"Dining at The Pavillon"$395.00
In circles where eating is an art, an obsession, a sublimation, a status game, Henri Soulé was the recognized grand master. His restaurant, Le Pavillon began as the Le Restaurant du Pavillon de France at the 1939 New York World's Fair. When World War II began, Soule refused to return to France, preferring to remain in New York. Although jobs could be found in French bistros on Manhattan's west side, most of the French Restaurant staff had temporary work visas and could only work "off the books." In the spring of 1941, Soule and his staff traveled to Niagara Falls, walked across the bridge into Canada, and then back into the United States to claim asylum as war refugees. It was now legal for Soule and his staff to remain in the United States. Soule became a citizen of the United States in 1946.
Soule planned to open a restaurant in Manhattan that would continue to present the same quality of French haute cuisine that was available at the restaurant at the French Pavilion. An empty restaurant space was found on East 55th Street, near Fifth Avenue, across the street from the St. Regis Hotel. He obtained financing, signed a lease, and named his new restaurant Le Pavillon. It was to be a purely French restaurant, serving haute cuisine just as it was served in the best restaurants in France. There were no shortcuts and no concessions to American expectations.
Le Pavillon opened on October 15, 1941 with a gala party for the most influential people in New York. The names on the invitation list included Cabot, Kennedy, Vanderbilt, and Rockefeller. The menu that night consisted of caviar, sole bonne femme, poulet braise au champagne, cheese, and strawberries and cream for desert. The publicity generated by this event fed the public's interest and soon Le Pavillon was serving capacity crowds almost every night. The food was classic, the service was impeccable, and the patrons were appreciative. Le Pavillon became the premier French restaurant in New York almost immediately. The wealthy, the merely rich, and the famous were welcomed by Henri Soule himself, acting as maitre d'hotel and host. Those who did not fit into the jet-set crowd, including average citizens and those whom Soule disliked, were either dissuaded from dining at Le Pavillon or were relegated to the back room where they were isolated. For some reason, Soule disliked his landlord, Harry Cohn, and always gave Cohn the worst tables. Cohn insisted that his position as Le Pavillon's landlord entitled him to the best tables, and the ensuing argument went on for years. Both men were stubborn, and when Cohn tripled the rent in 1957, Soule moved Le Pavillon several blocks away to 57th and Park Avenue. After Cohn died, Soule reclaimed his former space, opening a second restaurant called La Cote Basque. Both restaurants continued to serve flawless cuisine.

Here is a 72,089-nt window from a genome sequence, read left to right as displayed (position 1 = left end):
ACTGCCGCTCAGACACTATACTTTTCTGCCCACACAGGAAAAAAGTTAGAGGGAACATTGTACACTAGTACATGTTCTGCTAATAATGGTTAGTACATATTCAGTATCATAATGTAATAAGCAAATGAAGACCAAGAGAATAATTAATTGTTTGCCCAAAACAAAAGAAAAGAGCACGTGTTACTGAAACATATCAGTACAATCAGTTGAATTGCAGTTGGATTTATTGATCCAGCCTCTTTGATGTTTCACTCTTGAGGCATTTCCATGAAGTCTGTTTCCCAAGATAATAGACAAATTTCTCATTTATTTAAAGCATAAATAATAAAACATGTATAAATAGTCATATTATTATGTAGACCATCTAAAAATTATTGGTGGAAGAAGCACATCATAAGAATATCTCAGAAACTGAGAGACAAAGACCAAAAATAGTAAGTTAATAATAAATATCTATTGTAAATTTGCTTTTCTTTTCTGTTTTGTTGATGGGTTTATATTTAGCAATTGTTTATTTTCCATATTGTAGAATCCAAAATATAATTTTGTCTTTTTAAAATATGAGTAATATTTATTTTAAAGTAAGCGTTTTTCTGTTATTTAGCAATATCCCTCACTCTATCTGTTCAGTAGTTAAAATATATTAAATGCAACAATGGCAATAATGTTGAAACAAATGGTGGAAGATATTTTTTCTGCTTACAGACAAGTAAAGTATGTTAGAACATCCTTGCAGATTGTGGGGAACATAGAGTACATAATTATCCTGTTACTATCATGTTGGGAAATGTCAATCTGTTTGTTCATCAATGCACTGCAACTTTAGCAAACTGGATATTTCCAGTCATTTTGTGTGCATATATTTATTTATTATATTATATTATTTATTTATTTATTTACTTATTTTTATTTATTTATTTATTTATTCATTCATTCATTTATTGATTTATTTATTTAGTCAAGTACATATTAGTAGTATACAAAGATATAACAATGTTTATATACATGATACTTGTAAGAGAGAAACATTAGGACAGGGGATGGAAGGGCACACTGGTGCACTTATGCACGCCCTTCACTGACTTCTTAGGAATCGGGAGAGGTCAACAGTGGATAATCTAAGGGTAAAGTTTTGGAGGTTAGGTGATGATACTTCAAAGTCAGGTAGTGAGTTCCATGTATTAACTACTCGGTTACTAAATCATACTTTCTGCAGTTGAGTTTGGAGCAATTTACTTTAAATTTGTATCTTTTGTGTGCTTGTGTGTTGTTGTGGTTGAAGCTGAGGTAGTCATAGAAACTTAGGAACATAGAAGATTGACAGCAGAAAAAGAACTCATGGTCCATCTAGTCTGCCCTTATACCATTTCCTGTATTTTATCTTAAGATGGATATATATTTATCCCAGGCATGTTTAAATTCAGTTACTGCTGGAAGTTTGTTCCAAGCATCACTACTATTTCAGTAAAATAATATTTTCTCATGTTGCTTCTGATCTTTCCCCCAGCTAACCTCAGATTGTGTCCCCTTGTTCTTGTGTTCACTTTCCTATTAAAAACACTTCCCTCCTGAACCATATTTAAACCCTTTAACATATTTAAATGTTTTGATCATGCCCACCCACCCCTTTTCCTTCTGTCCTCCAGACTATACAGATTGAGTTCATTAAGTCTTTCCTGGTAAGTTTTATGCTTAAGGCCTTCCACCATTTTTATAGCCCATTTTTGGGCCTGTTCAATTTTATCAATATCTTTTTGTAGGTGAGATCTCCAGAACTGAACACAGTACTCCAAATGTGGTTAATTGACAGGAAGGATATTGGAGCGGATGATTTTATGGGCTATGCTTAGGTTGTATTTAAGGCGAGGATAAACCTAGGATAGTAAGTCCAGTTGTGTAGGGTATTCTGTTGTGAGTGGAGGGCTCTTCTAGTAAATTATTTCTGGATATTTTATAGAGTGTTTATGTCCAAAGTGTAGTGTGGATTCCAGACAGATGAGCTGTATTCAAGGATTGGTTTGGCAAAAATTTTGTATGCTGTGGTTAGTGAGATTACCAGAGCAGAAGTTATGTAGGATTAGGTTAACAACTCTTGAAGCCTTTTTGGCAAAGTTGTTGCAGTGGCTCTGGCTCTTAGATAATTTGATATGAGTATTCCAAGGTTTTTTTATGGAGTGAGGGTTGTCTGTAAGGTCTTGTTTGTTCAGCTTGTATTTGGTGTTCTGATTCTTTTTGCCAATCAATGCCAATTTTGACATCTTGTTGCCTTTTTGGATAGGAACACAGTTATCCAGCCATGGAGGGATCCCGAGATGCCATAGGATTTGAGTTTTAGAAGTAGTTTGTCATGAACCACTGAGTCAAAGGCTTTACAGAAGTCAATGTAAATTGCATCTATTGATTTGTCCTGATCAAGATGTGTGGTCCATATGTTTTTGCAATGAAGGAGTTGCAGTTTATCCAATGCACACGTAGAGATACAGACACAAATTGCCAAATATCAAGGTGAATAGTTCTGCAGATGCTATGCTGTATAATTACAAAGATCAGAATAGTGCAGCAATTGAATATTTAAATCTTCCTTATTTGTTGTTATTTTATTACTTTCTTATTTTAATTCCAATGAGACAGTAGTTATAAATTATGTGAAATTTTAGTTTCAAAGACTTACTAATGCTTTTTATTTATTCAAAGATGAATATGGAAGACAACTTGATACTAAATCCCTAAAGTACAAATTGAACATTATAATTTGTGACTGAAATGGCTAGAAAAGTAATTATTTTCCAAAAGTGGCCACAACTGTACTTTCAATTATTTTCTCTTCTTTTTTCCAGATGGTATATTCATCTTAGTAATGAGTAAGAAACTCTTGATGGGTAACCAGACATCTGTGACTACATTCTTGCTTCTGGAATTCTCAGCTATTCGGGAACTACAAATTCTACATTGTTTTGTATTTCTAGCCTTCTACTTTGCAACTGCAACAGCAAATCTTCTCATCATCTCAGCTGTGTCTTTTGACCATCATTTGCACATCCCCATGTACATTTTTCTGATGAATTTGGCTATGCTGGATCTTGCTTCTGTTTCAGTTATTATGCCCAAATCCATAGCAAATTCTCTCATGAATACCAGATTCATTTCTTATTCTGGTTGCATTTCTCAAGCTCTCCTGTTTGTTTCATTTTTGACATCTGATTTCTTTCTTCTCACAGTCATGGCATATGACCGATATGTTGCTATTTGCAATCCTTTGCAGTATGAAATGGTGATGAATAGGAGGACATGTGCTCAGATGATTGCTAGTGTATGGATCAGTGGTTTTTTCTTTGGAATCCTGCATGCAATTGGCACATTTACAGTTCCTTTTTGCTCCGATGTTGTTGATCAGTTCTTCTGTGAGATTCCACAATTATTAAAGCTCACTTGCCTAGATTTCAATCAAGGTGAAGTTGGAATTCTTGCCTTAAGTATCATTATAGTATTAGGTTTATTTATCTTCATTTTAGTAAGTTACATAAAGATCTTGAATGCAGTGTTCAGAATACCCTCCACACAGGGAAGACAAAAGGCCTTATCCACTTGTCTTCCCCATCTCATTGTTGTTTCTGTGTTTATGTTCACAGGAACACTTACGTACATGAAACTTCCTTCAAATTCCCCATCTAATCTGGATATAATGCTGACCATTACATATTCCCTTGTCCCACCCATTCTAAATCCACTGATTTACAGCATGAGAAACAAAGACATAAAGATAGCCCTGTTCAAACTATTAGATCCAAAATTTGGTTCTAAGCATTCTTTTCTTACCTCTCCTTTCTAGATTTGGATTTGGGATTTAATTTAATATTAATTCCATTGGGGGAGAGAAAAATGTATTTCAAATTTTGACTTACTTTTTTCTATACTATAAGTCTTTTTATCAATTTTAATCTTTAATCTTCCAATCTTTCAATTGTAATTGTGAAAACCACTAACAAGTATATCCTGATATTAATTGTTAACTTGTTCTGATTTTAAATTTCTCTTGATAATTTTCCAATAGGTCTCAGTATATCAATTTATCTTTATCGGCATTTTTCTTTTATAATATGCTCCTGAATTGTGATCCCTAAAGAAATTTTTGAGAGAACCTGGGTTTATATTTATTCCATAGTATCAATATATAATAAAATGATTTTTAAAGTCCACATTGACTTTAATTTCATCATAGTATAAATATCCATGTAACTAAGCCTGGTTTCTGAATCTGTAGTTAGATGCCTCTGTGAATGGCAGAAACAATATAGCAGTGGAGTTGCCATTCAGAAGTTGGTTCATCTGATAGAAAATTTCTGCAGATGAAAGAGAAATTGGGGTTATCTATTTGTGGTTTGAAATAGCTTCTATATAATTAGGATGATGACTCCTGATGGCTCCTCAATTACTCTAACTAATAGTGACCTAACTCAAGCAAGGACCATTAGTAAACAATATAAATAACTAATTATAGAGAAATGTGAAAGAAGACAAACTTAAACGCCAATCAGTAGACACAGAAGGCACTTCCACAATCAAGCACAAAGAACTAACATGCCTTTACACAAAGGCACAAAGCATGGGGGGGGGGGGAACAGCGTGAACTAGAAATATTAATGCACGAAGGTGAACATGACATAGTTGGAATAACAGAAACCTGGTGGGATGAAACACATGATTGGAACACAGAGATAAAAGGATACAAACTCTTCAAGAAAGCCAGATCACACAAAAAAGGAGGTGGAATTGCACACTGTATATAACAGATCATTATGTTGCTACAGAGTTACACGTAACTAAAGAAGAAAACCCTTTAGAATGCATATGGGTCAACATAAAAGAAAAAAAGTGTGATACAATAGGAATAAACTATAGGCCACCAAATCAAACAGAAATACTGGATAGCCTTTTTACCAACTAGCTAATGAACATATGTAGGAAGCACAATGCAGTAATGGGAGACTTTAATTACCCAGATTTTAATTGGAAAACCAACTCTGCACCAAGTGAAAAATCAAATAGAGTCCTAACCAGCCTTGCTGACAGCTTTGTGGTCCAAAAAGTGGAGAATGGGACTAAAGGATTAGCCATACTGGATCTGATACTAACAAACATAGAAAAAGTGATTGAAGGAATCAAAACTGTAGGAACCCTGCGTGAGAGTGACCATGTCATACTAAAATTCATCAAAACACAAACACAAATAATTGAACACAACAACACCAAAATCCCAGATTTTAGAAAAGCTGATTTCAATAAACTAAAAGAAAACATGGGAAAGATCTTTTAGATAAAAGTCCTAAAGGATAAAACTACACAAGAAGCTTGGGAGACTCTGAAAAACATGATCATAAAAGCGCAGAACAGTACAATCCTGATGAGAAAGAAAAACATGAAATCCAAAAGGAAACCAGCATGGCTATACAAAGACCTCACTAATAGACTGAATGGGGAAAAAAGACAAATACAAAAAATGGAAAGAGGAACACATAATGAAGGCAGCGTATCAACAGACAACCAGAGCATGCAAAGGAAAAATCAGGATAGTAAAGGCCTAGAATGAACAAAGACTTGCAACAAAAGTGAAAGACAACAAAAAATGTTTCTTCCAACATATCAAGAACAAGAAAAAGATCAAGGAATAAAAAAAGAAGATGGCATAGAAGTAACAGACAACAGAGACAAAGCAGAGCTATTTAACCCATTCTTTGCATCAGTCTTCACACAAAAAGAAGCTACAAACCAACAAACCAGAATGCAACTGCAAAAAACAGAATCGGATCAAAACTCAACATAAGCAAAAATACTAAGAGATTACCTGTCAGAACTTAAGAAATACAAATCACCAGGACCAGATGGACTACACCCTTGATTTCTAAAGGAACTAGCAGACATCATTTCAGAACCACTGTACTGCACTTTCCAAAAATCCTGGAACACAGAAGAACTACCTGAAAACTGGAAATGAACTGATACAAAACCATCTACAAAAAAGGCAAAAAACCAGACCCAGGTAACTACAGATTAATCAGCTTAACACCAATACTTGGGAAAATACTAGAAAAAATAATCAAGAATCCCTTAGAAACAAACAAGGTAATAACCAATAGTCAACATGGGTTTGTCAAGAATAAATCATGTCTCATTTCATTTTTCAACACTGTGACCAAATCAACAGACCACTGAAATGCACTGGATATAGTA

Sadly, Henri Soule died in 1966. Two generations of expatriate Frenchmen-captains, waiters and sauciers did advanced studies in arrogance, ambiance and aspic with the mercurial master, then went on to stud the side streets of Manhattan with Pavillon offshoots: La Caravelle, La Grenouille, Lafayette, Le Mistral, a dozen more. Only one descendant was directly blessed. That was the Côte Basque, called "Pavillon for the poor."
The story of one of the finest restaurants in the Western Hemisphere, the fabled Le Pavillon and its proprietor, Henri Soule, is offered in a book as exciting and memorable as an actual dinner at Le Pavillion. This rare book includes observations on the art of graceful living and a few selected never before published recipes. Offering a very rare 1962 First Edition copy.
"Dining at The Pavillon"
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